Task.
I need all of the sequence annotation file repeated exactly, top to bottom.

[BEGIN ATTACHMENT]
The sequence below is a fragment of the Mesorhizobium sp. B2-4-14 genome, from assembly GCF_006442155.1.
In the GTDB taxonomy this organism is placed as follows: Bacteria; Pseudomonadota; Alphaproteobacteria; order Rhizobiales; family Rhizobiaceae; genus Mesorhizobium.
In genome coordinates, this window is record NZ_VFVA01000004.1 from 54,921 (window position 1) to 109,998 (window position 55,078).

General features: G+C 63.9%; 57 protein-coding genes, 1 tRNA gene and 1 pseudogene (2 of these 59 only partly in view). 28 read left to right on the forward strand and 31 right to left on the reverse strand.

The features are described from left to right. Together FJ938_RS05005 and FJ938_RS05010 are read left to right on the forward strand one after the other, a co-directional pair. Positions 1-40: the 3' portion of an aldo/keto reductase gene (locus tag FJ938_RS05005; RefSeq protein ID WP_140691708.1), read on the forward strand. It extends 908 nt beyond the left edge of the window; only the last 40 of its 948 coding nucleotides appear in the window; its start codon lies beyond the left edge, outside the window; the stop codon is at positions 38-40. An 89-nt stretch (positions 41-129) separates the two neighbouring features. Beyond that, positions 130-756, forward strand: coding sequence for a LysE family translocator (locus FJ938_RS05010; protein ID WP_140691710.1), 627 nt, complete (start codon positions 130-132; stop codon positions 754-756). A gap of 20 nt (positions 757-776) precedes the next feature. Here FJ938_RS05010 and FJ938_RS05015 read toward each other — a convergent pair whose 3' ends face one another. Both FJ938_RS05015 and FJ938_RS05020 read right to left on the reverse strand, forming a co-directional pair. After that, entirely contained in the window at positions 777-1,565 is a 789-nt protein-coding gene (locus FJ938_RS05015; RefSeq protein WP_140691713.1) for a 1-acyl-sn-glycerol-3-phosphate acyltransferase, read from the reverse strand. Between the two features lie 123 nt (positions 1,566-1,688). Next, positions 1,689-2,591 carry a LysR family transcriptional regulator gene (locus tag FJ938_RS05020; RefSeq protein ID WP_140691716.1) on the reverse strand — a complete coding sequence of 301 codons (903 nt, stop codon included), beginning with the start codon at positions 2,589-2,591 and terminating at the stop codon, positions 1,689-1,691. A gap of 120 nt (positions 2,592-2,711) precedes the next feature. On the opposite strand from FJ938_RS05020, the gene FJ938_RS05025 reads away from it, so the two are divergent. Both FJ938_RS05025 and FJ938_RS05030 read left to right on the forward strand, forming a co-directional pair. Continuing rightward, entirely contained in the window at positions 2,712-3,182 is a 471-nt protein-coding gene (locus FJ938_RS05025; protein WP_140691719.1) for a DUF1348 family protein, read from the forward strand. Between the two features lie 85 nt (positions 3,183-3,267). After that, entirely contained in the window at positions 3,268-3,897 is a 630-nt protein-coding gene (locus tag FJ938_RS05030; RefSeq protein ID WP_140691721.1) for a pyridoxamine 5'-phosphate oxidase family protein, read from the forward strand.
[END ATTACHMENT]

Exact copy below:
The sequence below is a fragment of the Mesorhizobium sp. B2-4-14 genome, from assembly GCF_006442155.1.
In the GTDB taxonomy this organism is placed as follows: Bacteria; Pseudomonadota; Alphaproteobacteria; order Rhizobiales; family Rhizobiaceae; genus Mesorhizobium.
In genome coordinates, this window is record NZ_VFVA01000004.1 from 54,921 (window position 1) to 109,998 (window position 55,078).

General features: G+C 63.9%; 57 protein-coding genes, 1 tRNA gene and 1 pseudogene (2 of these 59 only partly in view). 28 read left to right on the forward strand and 31 right to left on the reverse strand.

The features are described from left to right. Together FJ938_RS05005 and FJ938_RS05010 are read left to right on the forward strand one after the other, a co-directional pair. Positions 1-40: the 3' portion of an aldo/keto reductase gene (locus tag FJ938_RS05005; RefSeq protein ID WP_140691708.1), read on the forward strand. It extends 908 nt beyond the left edge of the window; only the last 40 of its 948 coding nucleotides appear in the window; its start codon lies beyond the left edge, outside the window; the stop codon is at positions 38-40. An 89-nt stretch (positions 41-129) separates the two neighbouring features. Beyond that, positions 130-756, forward strand: coding sequence for a LysE family translocator (locus FJ938_RS05010; protein ID WP_140691710.1), 627 nt, complete (start codon positions 130-132; stop codon positions 754-756). A gap of 20 nt (positions 757-776) precedes the next feature. Here FJ938_RS05010 and FJ938_RS05015 read toward each other — a convergent pair whose 3' ends face one another. Both FJ938_RS05015 and FJ938_RS05020 read right to left on the reverse strand, forming a co-directional pair. After that, entirely contained in the window at positions 777-1,565 is a 789-nt protein-coding gene (locus FJ938_RS05015; RefSeq protein WP_140691713.1) for a 1-acyl-sn-glycerol-3-phosphate acyltransferase, read from the reverse strand. Between the two features lie 123 nt (positions 1,566-1,688). Next, positions 1,689-2,591 carry a LysR family transcriptional regulator gene (locus tag FJ938_RS05020; RefSeq protein ID WP_140691716.1) on the reverse strand — a complete coding sequence of 301 codons (903 nt, stop codon included), beginning with the start codon at positions 2,589-2,591 and terminating at the stop codon, positions 1,689-1,691. A gap of 120 nt (positions 2,592-2,711) precedes the next feature. On the opposite strand from FJ938_RS05020, the gene FJ938_RS05025 reads away from it, so the two are divergent. Both FJ938_RS05025 and FJ938_RS05030 read left to right on the forward strand, forming a co-directional pair. Continuing rightward, entirely contained in the window at positions 2,712-3,182 is a 471-nt protein-coding gene (locus FJ938_RS05025; protein WP_140691719.1) for a DUF1348 family protein, read from the forward strand. Between the two features lie 85 nt (positions 3,183-3,267). After that, entirely contained in the window at positions 3,268-3,897 is a 630-nt protein-coding gene (locus tag FJ938_RS05030; RefSeq protein ID WP_140691721.1) for a pyridoxamine 5'-phosphate oxidase family protein, read from the forward strand.